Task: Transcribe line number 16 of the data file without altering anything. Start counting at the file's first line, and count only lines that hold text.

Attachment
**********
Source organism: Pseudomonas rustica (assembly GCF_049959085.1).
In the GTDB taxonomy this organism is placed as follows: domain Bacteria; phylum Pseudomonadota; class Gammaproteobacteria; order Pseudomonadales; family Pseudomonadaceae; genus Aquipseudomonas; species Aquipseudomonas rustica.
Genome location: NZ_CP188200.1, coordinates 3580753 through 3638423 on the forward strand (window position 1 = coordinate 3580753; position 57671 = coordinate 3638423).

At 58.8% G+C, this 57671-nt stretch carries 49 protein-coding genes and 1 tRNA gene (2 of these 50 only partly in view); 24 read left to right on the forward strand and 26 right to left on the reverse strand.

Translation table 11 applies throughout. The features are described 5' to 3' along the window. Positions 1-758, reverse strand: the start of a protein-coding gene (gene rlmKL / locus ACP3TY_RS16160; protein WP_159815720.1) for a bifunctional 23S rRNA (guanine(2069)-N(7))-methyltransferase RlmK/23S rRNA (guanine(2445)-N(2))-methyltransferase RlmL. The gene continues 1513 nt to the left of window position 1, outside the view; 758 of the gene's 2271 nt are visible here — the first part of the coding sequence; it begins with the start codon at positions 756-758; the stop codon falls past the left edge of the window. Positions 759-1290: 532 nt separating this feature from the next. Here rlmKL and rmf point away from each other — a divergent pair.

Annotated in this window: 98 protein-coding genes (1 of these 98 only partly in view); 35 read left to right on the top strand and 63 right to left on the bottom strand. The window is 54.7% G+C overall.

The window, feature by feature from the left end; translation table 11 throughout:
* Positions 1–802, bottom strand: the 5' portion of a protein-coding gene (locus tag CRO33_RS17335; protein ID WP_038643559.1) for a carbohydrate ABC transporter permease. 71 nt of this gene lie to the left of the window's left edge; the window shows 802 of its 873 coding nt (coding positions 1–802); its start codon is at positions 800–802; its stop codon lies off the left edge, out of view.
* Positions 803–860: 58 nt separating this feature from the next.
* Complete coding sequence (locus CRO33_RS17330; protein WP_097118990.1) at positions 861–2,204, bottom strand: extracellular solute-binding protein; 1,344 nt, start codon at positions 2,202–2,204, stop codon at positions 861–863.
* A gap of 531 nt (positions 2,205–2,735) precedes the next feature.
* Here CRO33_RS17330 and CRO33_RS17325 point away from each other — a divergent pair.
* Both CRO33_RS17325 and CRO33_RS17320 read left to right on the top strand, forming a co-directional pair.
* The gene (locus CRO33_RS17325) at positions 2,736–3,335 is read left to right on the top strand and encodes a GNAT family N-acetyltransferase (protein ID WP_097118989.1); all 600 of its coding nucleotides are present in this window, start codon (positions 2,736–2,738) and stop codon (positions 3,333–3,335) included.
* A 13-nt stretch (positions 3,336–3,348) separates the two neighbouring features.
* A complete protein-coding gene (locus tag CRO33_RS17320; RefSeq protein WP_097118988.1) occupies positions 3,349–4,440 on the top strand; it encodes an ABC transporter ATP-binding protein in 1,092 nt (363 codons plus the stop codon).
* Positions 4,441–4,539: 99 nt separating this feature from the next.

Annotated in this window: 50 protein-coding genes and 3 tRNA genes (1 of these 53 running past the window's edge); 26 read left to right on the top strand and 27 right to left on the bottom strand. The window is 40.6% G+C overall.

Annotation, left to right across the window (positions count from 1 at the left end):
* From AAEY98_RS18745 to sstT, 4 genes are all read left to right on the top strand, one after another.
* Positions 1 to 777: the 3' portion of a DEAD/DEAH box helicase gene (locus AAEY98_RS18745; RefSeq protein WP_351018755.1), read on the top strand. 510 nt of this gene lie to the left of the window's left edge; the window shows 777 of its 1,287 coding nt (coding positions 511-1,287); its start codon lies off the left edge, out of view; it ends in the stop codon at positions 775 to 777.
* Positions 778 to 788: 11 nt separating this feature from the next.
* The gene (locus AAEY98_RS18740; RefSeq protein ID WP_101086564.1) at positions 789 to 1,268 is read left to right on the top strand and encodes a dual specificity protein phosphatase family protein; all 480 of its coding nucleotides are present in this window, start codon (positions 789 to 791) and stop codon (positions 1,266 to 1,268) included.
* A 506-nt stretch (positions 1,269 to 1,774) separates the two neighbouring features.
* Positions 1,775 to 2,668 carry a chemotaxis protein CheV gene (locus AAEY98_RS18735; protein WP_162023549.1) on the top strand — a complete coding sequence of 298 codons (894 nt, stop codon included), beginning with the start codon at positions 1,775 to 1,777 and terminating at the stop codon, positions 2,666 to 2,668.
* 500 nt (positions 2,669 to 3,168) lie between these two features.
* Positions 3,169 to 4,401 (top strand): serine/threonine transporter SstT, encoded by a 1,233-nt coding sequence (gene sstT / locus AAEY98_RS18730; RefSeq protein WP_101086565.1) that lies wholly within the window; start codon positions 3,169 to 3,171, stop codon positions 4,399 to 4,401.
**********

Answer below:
* A complete protein-coding gene (locus tag CRO33_RS17320; RefSeq protein WP_097118988.1) occupies positions 3,349–4,440 on the top strand; it encodes an ABC transporter ATP-binding protein in 1,092 nt (363 codons plus the stop codon).